for Congress, and unanimously adopted the following resolution:
“Resolved, That we are uncompromisingly opposed to the extension
of slavery; and while we would not make such opposition a ground
of interference with the interests of the States where it exists,
yet we moderately but firmly insist that it is the duty of
Congress to oppose its extension into Territory now free, by all
means compatible with the obligations of the Constitution, and
with good faith to our sister States; that these principles were
recognized by the Ordinance of 1787, which received the sanction
of Thomas Jefferson, who is acknowledged by all to be the great
oracle and expounder of our faith.”
Subsequently the same interrogatories were propounded to Dr.
Molony which had been addressed to Campbell as above, with the
exception of the 6th, respecting the interstate slave trade, to
which Dr. Molony, the Democratic nominee for Congress, replied
“I received the written interrogatories this day, and, as you
will see by the La Salle Democrat and Ottawa Free Trader, I took
at Peru on the 5th, and at Ottawa on the 7th, the affirmative
side of interrogatories 1st and 2d; and in relation to the
admission of any more Slave States from Free Territory, my
position taken at these meetings, as correctly reported in said
papers, was emphatically and distinctly opposed to it. In
relation to the admission of any more Slave States from Texas,
whether I shall go against it or not will depend upon the opinion
that I may hereafter form of the true meaning and nature of the
resolutions of annexation. If, by said resolutions, the honor
and good faith of the nation is pledged to admit more Slave
States from Texas when she (Texas) may apply for the admission of
such State, then I should, if in Congress, vote for their
admission. But if not so PLEDGED and bound by sacred contract,
then a bill for the admission of more Slave States from Texas
would never receive my vote.
“To your fourth interrogatory I answer most decidedly in the
affirmative, and for reasons set forth in my reported remarks at
Ottawa last Monday.
“To your fifth interrogatory I also reply in the affirmative most
cordially, and that I will use my utmost exertions to secure the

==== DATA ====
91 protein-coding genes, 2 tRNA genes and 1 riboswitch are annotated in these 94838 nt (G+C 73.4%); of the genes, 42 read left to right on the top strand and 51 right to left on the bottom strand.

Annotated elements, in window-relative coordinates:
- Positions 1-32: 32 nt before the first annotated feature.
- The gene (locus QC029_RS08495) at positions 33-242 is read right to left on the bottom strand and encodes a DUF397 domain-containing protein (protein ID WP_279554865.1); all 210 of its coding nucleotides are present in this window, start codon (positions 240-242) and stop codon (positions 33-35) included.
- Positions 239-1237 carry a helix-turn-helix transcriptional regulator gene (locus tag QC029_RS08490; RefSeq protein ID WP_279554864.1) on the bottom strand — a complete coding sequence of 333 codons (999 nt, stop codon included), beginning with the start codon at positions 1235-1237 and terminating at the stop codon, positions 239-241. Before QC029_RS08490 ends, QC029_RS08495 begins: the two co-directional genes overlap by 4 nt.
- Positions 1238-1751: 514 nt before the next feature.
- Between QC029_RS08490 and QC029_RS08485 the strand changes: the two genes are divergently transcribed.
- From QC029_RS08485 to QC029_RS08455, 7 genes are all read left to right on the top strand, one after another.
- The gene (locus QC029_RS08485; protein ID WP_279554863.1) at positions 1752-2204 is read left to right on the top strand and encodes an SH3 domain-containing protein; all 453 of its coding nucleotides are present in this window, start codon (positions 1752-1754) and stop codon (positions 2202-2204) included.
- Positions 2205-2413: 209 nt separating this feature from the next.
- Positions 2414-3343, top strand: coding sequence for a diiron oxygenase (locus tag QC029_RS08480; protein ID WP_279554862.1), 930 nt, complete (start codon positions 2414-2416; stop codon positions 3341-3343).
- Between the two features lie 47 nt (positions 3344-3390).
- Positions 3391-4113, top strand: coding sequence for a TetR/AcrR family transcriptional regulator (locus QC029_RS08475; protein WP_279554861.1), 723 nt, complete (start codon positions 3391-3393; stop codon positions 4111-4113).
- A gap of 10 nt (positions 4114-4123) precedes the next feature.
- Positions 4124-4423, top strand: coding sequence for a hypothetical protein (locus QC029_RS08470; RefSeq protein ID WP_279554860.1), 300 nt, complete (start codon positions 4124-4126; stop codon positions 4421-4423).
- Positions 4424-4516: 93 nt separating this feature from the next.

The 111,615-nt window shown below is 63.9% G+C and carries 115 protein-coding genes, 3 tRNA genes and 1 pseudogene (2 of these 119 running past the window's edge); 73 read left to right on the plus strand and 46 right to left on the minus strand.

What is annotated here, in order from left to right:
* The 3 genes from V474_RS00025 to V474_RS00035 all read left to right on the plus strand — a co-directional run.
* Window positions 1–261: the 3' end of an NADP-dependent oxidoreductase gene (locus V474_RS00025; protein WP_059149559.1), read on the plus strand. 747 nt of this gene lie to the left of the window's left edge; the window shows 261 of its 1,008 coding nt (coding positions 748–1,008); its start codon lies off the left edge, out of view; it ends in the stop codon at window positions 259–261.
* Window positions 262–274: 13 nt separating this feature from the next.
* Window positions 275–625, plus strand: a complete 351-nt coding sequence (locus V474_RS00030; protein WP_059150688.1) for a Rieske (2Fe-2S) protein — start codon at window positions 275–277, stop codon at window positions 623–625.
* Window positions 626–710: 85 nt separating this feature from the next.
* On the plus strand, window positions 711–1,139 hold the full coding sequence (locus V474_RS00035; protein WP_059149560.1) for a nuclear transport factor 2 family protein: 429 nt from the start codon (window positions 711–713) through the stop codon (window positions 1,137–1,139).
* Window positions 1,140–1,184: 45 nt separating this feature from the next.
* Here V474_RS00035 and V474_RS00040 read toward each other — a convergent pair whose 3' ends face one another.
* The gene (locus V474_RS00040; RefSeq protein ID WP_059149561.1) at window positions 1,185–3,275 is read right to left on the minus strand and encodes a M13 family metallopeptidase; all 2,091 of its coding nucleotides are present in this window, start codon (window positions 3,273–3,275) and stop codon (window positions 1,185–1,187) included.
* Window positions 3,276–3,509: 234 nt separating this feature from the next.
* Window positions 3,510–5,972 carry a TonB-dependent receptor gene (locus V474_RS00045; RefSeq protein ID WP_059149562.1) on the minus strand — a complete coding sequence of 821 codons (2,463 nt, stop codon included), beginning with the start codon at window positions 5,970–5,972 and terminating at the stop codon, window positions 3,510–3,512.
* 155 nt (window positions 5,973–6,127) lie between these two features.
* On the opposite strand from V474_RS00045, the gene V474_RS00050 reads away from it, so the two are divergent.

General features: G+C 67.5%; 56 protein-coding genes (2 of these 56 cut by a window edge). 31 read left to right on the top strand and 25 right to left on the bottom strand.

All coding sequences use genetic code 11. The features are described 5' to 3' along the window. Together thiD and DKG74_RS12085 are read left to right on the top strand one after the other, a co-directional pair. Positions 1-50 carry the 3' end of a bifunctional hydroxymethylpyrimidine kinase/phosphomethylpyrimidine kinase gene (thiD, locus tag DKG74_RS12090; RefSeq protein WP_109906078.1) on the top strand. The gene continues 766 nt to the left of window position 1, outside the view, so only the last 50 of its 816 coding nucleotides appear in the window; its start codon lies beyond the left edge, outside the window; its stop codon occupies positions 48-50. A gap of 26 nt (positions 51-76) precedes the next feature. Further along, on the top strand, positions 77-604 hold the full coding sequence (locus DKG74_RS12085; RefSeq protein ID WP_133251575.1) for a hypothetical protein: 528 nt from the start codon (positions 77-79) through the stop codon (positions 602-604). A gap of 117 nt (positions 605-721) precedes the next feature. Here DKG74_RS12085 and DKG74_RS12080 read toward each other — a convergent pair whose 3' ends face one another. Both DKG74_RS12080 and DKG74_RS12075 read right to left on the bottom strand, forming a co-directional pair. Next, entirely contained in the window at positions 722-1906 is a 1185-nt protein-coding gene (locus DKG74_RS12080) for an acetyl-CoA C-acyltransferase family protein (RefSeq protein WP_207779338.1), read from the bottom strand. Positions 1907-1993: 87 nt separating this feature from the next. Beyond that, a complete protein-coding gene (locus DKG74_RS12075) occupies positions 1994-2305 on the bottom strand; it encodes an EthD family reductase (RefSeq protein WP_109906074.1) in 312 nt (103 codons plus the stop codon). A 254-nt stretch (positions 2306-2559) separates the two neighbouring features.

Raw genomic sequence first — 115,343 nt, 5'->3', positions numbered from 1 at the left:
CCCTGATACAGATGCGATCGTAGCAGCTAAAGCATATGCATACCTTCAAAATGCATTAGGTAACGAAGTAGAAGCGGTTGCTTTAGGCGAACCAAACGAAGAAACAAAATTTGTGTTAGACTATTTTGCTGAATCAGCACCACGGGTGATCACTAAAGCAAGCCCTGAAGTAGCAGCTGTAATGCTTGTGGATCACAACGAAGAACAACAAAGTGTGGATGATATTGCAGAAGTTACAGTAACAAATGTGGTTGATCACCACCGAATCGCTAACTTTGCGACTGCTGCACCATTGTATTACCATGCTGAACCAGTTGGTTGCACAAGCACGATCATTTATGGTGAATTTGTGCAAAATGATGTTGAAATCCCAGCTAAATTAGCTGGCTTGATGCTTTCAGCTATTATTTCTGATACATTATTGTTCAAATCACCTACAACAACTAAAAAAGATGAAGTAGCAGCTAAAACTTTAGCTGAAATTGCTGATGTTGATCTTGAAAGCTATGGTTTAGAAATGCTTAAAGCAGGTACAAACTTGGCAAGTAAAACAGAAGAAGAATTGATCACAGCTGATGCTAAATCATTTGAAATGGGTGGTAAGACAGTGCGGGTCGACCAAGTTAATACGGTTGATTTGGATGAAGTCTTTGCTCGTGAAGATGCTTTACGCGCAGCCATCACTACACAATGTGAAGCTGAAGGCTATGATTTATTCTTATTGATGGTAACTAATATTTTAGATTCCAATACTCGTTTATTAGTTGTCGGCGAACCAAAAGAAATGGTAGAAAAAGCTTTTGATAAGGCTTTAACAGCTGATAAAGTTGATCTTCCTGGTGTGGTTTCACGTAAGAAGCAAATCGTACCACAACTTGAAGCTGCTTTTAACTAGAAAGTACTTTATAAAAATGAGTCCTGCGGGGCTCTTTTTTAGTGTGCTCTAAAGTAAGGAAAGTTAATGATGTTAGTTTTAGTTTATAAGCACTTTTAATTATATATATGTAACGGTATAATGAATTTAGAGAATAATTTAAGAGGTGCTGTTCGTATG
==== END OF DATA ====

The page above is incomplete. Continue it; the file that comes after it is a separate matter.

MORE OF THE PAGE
nomination and election of a man who will accomplish the objects
of said interrogatories. I most cordially approve of the
resolutions adopted at the Union meeting held at Princeton on the
27th September ult.
“Yours, etc.,R. S. MOLONY.”
All I have to say in regard to Dr. Molony is that he was the
regularly nominated Democratic candidate for Congress in his
district; was elected at that time; at the end of his term was
appointed to a land-office at Danville. (I never heard anything
of Judge Douglas’s instrumentality in this.) He held this office
a considerable time, and when we were at Freeport the other day
there were handbills scattered about notifying the public that
after our debate was over R. S. Molony would make a Democratic
speech in favor of Judge Douglas. That is all I know of my own
personal knowledge. It is added here to this resolution, and
truly I believe, that among those who participated in the Joliet
Convention, and who supported its nominee, with his platform as
laid down in the resolution of the Convention and in his reply as
above given, we call at random the following names, all of which
are recognized at this day as leading
“Cook County,–E. B. Williams, Charles McDonell, Arno Voss,
Thomas Hoyne, Isaac Cook.”
I reckon we ought to except Cook.
“F. C. Sherman.
“Will,–Joel A. Matteson, S. W. Bowen.
“Kane,–B. F. Hall, G. W. Renwick, A. M. Herrington, Elijah
“McHenry,–W. M. Jackson, Enos W. Smith, Neil Donnelly.
La Salle,–John Hise, William Reddick.”
William Reddick! another one of Judge Douglas’s friends that
stood on the stand with him at Ottawa, at the time the Judge says
my knees trembled so that I had to be carried away. The names
are all here:
“Du Page,–Nathan Allen.
“De Kalb,–Z. B. Mayo.”
Here is another set of resolutions which I think are apposite to
the matter in hand.
On the 28th of February of the same year a Democratic District
Convention was held at Naperville to nominate a candidate for
Circuit Judge. Among the delegates were Bowen and Kelly of Will;
Captain Naper, H. H. Cody, Nathan Allen, of Du Page; W. M.
Jackson, J. M. Strode, P. W. Platt, and Enos W. Smith of McHenry;
J. Horssnan and others of Winnebago. Colonel Strode presided
over the Convention. The following resolutions were unanimously
adopted,–the first on motion of P. W. Platt, the second on
motion of William M. Jackson:
“Resolved, That this Convention is in favor of the Wilmot
Proviso, both in Principle and Practice, and that we know of no
good reason why any person should oppose the largest latitude in
Free Soil, Free Territory and Free speech.
“Resolved, That in the opinion of this Convention, the time has